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Teaching reading with synthetic phonics

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Authors: Jo Earp
Teaching reading with synthetic phonics

A large-scale study tracking the progress of more than 270 000 students has concluded that teaching reading through a synthetic phonics programme has long-term benefits for children from poorer backgrounds and those who do not speak English as a first language.

The analysis, from the Centre for Economic Performance (CEP) at the London School of Economics, also found the teaching method has large, initial benefits for all students at age five and age seven. 

The phonics programme – rolled out in primary schools across England between 2005 and 2010 following positive results from a small-scale study in Scotland and an independent review into the teaching of reading (Rose, 2006) – is typically completed at age seven.

The CEP study differs from previous research as it also assesses the impact four years down the track. It found no measurable benefits for the average child at age 11. Study authors Professor Stephen Machin, Professor Sandra McNally and Associate Professor Martina Viarengo say this is probably because most children learn to read eventually, regardless of the teaching method.

At age seven, those taught to read using other methods were behind those using synthetic phonics, but they caught up later. However, the academics note: ‘Most interestingly, there are long-term effects at age 11 for those with a high probability of starting their school education as struggling readers. The results for our study suggest that there is a persistent effect for those classified as non-native English speakers and economically disadvantaged (as measured by free school meal status).’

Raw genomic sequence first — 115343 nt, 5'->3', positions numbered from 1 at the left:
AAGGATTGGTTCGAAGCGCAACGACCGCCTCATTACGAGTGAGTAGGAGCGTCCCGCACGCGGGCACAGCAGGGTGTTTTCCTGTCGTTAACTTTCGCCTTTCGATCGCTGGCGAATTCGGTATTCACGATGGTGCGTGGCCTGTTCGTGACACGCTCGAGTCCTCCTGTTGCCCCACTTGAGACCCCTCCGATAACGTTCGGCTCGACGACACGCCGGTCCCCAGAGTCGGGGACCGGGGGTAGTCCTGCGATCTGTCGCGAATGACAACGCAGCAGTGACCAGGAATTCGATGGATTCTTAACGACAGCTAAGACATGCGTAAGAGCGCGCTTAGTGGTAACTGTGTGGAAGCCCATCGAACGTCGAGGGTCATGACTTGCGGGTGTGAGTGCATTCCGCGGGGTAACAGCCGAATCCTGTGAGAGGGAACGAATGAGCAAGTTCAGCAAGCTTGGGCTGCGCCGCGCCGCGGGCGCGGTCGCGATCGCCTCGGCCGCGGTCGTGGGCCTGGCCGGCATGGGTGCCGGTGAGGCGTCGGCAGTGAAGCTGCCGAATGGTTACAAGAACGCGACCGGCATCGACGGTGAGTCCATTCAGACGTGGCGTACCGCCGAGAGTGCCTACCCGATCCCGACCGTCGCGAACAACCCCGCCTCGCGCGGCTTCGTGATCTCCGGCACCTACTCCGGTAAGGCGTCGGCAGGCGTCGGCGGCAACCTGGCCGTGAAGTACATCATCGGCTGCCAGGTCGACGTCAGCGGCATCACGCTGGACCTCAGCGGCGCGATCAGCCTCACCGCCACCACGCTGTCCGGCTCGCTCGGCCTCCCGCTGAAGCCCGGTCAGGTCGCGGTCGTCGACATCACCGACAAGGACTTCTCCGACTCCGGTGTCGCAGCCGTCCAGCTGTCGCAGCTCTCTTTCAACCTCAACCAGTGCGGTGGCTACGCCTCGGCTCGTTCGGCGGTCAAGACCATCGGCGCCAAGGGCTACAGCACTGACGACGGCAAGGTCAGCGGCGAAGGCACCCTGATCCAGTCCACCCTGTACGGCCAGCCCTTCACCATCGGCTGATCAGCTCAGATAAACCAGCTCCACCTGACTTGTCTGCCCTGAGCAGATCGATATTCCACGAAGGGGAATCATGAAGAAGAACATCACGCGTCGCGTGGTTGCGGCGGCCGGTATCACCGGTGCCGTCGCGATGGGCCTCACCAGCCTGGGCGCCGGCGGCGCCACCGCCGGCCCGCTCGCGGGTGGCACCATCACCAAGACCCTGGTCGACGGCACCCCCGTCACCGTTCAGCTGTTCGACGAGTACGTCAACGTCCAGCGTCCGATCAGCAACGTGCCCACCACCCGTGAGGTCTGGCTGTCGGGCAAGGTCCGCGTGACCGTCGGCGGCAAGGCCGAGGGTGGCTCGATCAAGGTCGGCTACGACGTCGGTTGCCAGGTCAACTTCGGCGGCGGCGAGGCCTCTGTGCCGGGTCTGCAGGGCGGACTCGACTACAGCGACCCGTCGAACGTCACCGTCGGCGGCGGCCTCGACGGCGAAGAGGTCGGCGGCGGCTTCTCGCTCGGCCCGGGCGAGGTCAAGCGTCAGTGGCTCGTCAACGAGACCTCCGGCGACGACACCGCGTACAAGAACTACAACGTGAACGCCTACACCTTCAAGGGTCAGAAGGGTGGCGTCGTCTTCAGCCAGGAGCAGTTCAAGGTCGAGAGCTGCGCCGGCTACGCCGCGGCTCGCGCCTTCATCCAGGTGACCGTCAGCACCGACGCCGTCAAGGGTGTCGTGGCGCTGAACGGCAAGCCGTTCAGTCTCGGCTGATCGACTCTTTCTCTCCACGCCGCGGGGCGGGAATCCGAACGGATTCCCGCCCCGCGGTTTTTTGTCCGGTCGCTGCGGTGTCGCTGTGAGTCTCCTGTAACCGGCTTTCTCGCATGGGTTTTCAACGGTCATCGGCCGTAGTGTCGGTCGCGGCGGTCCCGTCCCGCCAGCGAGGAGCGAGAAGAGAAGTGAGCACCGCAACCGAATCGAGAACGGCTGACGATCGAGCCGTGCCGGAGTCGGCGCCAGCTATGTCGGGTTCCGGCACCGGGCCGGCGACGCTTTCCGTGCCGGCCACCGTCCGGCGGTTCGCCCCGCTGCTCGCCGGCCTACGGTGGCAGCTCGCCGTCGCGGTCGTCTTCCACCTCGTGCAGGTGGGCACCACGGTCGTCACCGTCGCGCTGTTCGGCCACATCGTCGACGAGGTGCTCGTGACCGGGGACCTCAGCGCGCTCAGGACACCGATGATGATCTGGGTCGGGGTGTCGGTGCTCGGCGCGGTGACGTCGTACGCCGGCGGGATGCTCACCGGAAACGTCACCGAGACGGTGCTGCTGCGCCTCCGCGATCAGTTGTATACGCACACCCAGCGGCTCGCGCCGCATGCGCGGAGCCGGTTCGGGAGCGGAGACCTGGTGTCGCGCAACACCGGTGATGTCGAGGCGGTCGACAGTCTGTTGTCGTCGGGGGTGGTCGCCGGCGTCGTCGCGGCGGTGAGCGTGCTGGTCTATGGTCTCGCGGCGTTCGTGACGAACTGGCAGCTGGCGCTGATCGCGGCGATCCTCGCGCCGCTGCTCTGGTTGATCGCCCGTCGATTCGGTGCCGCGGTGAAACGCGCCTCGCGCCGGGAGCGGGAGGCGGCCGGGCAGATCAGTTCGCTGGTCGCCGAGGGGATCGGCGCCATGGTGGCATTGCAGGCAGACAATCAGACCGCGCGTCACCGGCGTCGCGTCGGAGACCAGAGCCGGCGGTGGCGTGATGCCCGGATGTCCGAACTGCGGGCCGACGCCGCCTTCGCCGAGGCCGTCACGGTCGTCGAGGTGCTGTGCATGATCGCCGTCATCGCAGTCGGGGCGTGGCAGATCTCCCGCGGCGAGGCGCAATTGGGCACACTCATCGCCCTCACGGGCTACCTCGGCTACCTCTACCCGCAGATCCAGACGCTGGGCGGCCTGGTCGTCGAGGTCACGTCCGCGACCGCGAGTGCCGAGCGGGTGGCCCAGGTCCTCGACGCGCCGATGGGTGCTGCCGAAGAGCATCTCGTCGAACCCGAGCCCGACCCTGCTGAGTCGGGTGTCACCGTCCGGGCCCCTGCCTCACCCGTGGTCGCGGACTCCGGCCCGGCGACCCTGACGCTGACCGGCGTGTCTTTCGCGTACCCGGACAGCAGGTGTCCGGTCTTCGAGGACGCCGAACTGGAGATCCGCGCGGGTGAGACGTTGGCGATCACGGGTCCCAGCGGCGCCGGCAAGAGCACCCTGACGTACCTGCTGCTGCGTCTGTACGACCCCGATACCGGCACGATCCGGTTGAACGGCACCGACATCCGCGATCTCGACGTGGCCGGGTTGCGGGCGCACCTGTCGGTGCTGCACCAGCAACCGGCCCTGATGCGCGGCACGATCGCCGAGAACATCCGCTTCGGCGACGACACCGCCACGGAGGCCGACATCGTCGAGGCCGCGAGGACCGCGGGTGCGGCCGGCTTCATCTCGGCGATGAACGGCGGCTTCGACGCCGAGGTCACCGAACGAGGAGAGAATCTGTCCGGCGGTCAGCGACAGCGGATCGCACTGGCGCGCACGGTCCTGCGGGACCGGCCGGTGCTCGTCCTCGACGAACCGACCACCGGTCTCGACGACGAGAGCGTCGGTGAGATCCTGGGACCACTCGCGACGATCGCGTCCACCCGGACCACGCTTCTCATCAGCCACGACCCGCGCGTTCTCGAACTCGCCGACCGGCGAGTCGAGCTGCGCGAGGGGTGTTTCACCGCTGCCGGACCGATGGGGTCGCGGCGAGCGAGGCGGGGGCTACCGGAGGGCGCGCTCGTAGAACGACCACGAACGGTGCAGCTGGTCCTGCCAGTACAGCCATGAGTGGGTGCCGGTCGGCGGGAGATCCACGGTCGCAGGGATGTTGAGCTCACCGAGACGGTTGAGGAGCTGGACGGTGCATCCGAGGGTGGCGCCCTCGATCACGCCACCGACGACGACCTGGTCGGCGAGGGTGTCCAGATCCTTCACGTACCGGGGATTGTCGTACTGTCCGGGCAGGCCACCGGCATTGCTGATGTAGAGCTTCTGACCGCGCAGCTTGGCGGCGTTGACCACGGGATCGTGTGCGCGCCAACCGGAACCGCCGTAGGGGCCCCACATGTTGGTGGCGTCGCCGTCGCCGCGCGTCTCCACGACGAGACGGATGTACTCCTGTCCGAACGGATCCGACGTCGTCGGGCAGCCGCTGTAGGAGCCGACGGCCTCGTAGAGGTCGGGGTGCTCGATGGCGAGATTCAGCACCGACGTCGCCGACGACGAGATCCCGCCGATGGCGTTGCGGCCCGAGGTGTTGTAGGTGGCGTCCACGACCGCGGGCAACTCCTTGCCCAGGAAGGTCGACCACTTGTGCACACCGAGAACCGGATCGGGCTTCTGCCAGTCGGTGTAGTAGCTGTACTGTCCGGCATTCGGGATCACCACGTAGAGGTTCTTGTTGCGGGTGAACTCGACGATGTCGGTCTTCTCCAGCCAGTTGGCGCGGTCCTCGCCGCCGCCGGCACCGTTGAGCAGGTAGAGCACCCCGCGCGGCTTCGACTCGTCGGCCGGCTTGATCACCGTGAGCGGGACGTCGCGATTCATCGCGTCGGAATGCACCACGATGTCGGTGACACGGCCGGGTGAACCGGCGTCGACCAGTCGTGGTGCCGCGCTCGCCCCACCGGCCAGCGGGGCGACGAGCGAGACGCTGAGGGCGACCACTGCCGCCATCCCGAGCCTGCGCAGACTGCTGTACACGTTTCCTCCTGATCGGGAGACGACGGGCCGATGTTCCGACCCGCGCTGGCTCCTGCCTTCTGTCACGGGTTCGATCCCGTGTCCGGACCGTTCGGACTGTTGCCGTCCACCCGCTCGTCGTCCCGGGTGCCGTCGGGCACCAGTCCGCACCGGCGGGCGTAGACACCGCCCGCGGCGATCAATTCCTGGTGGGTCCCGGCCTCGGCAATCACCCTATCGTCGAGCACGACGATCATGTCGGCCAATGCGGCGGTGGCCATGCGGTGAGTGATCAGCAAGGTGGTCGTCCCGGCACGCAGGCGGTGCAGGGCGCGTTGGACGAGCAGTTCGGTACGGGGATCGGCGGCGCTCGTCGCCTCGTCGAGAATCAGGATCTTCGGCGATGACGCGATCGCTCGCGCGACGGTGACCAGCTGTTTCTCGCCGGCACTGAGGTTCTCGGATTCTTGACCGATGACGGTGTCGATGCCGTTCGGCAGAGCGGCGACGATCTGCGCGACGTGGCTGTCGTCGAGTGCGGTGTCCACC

The results of the study have been published in a CEP discussion paper ‘Teaching to Teach’ Literacy. It also explores different strategies advocated for the teaching of reading.

‘How reading should be taught in schools has been, and remains, hotly debated amongst educationalists,’ the academics say. ‘The historic division has been between proponents of “whole language” versus “phonics” approaches.’

The ‘whole language’ method, it explains, involves being introduced to language through context, such as through stories and picture books, and the ‘phonics’ method teaches spelling patterns that correspond to sounds.

‘Synthetic phonics … involves learning to pronounce the sounds (phenomes) associated with letters “in isolation”. These individual sounds, once learnt, are then blended together (synthesised) to form words. By contrast, [in] analytic phonics … children are taught to recognise the beginning and ending sounds of words, without breaking these down into the smallest constituent sounds. It is generally taught in parallel with, or sometime after, graded reading books, which are introduced using a “look and say” approach.’

The paper notes that ‘systematic’ phonics instruction was advocated in the US in 2000 and in Australia in 2005. Until 2006, England’s National Literacy Strategy recommended the use of analytic phonics as one of four methods, alongside knowledge of context, grammatical knowledge and word recognition and graphic knowledge. Following the 2006 Rose Report, primary schools were required to use synthetic phonics as ‘the first and main strategy’ for teaching students how to read.